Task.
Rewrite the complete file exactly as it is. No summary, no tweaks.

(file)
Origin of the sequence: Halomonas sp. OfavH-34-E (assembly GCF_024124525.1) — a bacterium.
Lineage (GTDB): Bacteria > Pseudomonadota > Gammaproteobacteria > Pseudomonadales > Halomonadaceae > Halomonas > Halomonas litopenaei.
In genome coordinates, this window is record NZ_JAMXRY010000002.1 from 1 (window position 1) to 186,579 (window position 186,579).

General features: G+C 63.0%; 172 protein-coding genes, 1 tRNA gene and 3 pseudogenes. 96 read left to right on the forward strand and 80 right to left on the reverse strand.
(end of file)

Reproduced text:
Origin of the sequence: Halomonas sp. OfavH-34-E (assembly GCF_024124525.1) — a bacterium.
Lineage (GTDB): Bacteria > Pseudomonadota > Gammaproteobacteria > Pseudomonadales > Halomonadaceae > Halomonas > Halomonas litopenaei.
In genome coordinates, this window is record NZ_JAMXRY010000002.1 from 1 (window position 1) to 186,579 (window position 186,579).

General features: G+C 63.0%; 172 protein-coding genes, 1 tRNA gene and 3 pseudogenes. 96 read left to right on the forward strand and 80 right to left on the reverse strand.